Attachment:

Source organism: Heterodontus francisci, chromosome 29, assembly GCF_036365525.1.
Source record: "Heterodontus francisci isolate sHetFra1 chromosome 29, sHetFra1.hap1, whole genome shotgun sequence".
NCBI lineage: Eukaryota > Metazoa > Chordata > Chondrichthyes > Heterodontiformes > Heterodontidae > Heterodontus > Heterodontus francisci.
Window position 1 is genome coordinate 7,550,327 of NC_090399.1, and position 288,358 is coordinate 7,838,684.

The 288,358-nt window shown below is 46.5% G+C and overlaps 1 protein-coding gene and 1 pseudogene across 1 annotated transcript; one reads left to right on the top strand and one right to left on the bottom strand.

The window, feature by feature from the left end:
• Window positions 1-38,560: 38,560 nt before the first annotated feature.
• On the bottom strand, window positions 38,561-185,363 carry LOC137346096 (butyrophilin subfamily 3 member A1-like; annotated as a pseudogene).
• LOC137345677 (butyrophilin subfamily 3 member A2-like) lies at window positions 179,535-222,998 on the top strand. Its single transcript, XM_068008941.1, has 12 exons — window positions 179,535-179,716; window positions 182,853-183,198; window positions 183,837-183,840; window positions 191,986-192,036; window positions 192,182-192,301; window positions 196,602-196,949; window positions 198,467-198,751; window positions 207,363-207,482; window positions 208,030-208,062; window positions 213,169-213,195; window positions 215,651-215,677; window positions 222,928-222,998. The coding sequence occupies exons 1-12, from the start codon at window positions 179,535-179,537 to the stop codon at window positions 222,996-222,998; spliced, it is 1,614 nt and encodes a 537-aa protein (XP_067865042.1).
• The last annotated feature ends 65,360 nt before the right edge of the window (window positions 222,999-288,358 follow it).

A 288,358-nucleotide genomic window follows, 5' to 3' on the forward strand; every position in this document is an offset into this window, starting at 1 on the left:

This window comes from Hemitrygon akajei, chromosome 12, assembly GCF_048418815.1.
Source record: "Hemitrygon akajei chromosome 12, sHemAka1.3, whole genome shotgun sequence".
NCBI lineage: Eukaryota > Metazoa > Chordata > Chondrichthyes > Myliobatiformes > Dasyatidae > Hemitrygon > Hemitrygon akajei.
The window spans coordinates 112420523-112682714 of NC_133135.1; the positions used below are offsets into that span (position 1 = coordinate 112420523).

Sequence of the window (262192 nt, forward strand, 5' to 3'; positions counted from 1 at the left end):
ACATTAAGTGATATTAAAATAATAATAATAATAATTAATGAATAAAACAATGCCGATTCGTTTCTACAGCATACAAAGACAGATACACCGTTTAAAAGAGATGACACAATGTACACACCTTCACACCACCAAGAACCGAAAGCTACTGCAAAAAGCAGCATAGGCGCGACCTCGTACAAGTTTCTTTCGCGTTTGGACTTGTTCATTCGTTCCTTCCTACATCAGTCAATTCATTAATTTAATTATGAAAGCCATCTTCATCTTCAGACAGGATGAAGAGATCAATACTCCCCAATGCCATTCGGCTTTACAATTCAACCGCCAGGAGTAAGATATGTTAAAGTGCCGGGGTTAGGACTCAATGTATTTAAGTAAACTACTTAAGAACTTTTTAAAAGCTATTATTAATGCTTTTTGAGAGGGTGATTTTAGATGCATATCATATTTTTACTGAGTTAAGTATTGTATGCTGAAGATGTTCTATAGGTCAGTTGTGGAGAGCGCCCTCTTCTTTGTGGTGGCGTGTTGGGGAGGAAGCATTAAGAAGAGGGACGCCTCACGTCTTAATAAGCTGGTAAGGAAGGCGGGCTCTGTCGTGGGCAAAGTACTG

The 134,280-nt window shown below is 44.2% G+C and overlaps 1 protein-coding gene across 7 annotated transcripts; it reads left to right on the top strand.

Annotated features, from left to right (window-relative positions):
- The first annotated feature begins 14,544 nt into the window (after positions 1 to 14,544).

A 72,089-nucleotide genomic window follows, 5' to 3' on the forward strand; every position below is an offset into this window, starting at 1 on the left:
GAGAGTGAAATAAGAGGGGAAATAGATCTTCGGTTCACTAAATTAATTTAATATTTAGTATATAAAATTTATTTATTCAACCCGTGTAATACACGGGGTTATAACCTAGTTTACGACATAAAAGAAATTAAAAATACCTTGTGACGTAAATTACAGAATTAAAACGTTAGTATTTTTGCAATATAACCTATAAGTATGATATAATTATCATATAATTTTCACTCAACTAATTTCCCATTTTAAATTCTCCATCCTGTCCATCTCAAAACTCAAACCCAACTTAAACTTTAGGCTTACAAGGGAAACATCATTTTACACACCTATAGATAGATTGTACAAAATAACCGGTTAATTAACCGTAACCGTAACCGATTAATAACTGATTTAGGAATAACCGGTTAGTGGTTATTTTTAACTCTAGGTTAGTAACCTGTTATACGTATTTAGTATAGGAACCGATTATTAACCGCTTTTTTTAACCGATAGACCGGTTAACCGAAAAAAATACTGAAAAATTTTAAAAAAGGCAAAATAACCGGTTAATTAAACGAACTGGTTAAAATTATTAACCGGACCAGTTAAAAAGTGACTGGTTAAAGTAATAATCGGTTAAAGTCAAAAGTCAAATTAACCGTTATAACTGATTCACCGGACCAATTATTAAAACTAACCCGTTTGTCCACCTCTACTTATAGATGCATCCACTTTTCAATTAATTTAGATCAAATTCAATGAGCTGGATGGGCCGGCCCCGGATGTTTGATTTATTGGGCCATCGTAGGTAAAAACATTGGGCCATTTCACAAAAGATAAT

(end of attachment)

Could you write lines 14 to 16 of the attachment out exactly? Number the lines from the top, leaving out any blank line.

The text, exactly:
NCBI lineage: Eukaryota > Metazoa > Chordata > Chondrichthyes > Myliobatiformes > Dasyatidae > Hemitrygon > Hemitrygon akajei.
The window spans coordinates 112420523-112682714 of NC_133135.1; the positions used below are offsets into that span (position 1 = coordinate 112420523).

Sequence of the window (262192 nt, forward strand, 5' to 3'; positions counted from 1 at the left end):